When we were in the Tech Industry we installed and supported computer systems for all different types of industries. Over a short period of time, we learned that no matter which type of business we were working for, like most things in life, you only get out of your work, your professions, what you are willing to put into it.
During the time that I was a Systems Analyst it was my job to observe how a company was currently handling their data, study their process, and show them ways things could be done more efficiently. If they liked what my team and I proposed, then we helped people migrate from old systems and programs, to newer, more efficient ones.
When you are taking something away from people who have become very familiar and comfortable with a product, or a way of doing things, you get resentment. There is also the inherent embarrassment that comes with learning a new system, caused by unfamiliarity with the new product. It’s all part of the game and over the years I have learned to take it in stride. But let me give you an example.
Recently we built what we thought was an amazing new website for one of our clients, the owners loved it, but everyone else they showed it to within the company hated it. Why? Was our artwork sloppy? No. Were our graphics awful? No. We were heartsick, but it’s our job to give the customer what they want, so we pulled down the new site and built a brand new one that looked exactly like the old one. The good news is the new site now has all of the state of the art bells and whistles on the inside but the outside looks the same. It will do a good job for them anyway, if the person looking for their products gets past the look of the site.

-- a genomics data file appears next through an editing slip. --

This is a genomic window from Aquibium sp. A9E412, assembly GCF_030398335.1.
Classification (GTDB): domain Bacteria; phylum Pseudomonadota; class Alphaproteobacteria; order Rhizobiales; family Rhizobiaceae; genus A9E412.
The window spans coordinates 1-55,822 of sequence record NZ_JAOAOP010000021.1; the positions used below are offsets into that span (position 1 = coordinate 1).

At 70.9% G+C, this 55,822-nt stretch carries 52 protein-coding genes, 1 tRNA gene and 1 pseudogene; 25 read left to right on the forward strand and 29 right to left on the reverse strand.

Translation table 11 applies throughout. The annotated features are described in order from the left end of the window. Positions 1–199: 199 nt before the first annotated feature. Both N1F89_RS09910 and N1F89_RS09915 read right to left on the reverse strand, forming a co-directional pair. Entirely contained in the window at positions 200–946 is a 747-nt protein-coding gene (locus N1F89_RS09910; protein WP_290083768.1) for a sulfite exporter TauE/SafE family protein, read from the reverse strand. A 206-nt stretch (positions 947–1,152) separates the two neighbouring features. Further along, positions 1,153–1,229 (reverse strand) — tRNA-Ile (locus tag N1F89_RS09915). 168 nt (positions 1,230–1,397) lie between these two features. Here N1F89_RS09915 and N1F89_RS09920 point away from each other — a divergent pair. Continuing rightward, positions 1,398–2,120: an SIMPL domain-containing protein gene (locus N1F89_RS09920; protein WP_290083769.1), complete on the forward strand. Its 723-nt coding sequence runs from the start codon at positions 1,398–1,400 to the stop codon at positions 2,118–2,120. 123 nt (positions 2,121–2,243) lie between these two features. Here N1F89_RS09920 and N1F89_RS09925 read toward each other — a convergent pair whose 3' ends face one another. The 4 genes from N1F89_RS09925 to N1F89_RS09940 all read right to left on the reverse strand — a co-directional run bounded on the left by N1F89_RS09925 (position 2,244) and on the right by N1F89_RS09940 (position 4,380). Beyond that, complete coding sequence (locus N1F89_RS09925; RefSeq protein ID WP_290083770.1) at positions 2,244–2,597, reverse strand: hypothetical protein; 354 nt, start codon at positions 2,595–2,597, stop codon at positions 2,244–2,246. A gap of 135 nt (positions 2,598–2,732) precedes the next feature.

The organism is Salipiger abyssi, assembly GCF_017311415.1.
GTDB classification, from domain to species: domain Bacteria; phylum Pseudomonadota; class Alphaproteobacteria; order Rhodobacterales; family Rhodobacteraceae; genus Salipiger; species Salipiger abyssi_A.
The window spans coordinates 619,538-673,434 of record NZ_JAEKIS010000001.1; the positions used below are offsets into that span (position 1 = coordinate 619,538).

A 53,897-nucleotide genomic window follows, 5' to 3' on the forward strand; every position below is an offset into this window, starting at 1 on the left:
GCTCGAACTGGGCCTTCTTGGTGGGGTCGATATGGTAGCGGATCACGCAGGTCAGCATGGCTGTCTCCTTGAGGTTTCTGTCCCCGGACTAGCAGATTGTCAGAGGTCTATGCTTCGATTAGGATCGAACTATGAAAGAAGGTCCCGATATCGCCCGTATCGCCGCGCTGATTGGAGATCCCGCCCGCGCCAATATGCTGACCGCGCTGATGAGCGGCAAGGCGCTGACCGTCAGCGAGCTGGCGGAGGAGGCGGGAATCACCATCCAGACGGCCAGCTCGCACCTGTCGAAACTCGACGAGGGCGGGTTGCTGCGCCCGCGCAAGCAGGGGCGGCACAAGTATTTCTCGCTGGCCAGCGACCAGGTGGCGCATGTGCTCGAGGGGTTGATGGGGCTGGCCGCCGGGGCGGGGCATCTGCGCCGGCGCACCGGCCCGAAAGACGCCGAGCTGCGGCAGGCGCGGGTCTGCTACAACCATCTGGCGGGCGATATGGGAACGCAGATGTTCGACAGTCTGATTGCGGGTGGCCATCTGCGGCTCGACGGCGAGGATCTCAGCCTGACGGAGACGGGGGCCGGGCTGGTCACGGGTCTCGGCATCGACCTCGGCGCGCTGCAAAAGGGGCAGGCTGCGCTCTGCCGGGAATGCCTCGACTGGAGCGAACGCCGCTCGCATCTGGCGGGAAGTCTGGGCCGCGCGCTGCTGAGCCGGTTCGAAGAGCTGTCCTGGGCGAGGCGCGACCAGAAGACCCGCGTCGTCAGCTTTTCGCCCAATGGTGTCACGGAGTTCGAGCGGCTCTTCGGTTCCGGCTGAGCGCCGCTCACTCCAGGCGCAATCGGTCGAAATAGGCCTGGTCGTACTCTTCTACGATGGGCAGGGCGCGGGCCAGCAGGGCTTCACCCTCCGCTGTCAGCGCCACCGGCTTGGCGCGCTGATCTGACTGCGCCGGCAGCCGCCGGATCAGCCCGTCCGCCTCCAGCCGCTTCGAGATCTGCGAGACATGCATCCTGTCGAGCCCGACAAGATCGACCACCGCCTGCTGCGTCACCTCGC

Besides the resistance to change, there is also the expectations companies have for how the new products will impact their bottom line. When the data analytics don’t give the results the end user is hoping for, there’s another term we used and that is Garbage In, Garbage Out. In the tech world when what you put in is not right, or it’s garbage, then what you get out will be garbage. We called GIGO for short.
No matter what you assumed the impact of a new website or marketing campaign would be, should you not follow good advice, should you choose to use your favorite photo of a family pet or an ugly fish on your site, and neglect to use your blog, not implement a social media campaign and put little effort or thought into who your target audience is, things will not go as well as you might have liked.
When I get asked how to keep a website ranking high in the Google Searches, I tell people to Blog. They can also hire me to blog, or purchase blogs on one of the freelance websites.The more you blog, on your site, using keywords that you want to be known for, the higher you will rank in the search engines. When you share your blog to all of your other social media outlets, you magnify the impact of that blog and it will drive more traffic to your site.
That’s not a guess or a sales ploy, it’s a fact. I have proven it over and over again. Blog, use Facebook and other social media outlets and link to your site and you will move up. Stop blogging and you will fall because some other company with the same type of products IS blogging and using social media.
Social Cindy, at your service